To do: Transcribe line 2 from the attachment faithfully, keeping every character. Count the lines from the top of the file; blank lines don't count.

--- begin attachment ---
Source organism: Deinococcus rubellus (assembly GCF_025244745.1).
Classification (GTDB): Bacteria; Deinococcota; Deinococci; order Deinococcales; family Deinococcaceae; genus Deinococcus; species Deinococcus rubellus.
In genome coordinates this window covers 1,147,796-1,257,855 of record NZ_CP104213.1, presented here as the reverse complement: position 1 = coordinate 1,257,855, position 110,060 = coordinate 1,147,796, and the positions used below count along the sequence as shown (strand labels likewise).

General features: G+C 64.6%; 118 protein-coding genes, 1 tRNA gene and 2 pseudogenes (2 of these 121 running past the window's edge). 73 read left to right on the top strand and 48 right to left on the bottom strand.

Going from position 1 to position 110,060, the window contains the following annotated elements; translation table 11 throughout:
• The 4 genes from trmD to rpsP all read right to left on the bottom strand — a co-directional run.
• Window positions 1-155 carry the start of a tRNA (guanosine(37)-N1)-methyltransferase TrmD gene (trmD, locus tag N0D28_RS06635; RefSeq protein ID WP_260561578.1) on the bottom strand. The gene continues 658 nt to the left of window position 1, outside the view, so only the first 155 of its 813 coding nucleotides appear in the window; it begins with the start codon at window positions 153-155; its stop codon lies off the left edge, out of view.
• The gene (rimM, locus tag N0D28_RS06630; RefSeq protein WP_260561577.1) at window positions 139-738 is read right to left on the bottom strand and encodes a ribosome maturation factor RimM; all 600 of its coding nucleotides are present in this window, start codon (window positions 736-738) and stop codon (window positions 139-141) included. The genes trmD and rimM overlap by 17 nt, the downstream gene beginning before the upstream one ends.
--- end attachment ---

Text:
Classification (GTDB): Bacteria; Deinococcota; Deinococci; order Deinococcales; family Deinococcaceae; genus Deinococcus; species Deinococcus rubellus.